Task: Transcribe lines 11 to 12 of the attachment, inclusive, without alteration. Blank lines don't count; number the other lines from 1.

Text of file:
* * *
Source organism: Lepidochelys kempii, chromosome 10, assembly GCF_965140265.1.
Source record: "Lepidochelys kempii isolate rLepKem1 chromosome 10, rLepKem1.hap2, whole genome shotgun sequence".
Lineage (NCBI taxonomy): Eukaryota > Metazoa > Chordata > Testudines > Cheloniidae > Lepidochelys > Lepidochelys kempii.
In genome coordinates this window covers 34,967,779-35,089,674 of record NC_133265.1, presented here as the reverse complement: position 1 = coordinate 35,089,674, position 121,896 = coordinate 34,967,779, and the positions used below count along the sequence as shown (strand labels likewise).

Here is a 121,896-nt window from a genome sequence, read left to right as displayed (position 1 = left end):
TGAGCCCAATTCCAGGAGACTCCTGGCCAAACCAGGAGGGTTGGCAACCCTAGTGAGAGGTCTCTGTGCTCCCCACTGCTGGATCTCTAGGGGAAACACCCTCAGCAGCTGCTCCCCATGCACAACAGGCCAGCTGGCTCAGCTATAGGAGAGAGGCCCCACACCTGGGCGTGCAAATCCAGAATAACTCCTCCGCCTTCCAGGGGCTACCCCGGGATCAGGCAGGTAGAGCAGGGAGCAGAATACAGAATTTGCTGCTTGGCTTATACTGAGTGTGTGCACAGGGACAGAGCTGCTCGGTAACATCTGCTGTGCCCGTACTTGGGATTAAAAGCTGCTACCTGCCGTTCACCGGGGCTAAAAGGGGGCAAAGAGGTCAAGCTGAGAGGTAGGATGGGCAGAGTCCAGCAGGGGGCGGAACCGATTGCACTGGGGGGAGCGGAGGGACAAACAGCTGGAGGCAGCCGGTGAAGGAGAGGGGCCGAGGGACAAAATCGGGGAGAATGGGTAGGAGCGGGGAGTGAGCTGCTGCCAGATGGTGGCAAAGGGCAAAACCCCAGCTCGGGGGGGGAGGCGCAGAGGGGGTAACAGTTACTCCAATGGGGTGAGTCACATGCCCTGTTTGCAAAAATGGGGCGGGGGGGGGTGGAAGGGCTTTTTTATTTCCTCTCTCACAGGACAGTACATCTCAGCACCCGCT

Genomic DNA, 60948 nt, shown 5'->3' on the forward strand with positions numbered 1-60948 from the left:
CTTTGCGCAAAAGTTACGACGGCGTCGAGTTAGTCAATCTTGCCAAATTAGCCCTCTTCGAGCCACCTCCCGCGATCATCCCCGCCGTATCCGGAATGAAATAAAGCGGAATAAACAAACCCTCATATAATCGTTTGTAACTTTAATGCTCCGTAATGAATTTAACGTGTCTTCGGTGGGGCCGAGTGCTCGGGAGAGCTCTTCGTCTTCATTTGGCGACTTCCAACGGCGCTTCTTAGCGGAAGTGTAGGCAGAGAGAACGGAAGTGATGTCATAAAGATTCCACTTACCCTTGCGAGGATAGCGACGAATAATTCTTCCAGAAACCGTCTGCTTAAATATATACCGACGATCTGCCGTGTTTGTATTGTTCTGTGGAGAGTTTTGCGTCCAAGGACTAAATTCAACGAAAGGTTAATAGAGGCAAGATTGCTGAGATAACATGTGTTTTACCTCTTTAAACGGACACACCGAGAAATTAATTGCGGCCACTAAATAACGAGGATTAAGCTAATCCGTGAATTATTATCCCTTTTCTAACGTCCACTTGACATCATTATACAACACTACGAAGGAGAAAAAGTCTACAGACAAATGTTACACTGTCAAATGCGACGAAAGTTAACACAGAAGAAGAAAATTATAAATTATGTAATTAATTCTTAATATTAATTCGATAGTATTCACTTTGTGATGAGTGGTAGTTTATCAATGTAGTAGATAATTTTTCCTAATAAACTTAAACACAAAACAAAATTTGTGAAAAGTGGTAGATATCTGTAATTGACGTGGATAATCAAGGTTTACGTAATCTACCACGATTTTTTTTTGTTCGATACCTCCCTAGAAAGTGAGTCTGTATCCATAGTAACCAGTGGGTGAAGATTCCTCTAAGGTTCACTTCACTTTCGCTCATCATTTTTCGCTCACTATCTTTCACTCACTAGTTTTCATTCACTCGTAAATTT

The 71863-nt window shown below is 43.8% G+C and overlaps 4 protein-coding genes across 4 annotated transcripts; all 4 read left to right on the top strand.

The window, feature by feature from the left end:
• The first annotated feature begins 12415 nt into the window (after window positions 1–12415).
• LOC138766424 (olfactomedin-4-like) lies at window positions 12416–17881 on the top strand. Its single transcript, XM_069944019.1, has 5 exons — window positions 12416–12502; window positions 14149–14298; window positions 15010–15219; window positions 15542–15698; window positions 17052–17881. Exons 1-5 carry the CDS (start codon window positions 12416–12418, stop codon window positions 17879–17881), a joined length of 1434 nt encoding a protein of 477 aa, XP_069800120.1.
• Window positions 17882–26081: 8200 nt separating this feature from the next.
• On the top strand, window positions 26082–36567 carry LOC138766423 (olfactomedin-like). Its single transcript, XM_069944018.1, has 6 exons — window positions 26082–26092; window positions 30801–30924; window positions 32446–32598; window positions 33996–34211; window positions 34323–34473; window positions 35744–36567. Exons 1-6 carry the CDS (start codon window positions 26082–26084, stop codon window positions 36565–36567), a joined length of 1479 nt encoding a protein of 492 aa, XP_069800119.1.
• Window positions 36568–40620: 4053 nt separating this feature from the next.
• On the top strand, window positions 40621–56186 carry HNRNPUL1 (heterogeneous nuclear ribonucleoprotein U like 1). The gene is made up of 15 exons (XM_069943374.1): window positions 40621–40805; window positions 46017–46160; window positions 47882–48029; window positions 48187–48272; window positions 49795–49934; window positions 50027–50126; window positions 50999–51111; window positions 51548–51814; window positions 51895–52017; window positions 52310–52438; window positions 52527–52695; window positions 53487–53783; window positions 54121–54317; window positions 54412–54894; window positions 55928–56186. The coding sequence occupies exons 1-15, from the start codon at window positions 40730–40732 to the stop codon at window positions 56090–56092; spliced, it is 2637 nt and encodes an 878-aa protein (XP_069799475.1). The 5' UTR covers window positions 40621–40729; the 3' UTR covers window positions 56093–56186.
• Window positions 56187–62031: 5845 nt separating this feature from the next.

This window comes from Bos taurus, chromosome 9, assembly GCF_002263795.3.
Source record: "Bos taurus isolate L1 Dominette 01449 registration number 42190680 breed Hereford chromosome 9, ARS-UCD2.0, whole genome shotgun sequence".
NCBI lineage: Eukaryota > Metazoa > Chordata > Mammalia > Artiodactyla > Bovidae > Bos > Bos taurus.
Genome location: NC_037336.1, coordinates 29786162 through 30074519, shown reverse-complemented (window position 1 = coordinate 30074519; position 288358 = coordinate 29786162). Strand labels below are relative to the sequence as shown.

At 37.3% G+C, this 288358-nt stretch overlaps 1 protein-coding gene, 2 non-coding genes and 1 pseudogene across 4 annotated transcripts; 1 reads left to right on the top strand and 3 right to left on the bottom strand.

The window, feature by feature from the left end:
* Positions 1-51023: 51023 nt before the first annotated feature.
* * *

• The first annotated feature begins 12415 nt into the window (after window positions 1–12415).
• LOC138766424 (olfactomedin-4-like) lies at window positions 12416–17881 on the top strand. Its single transcript, XM_069944019.1, has 5 exons — window positions 12416–12502; window positions 14149–14298; window positions 15010–15219; window positions 15542–15698; window positions 17052–17881. Exons 1-5 carry the CDS (start codon window positions 12416–12418, stop codon window positions 17879–17881), a joined length of 1434 nt encoding a protein of 477 aa, XP_069800120.1.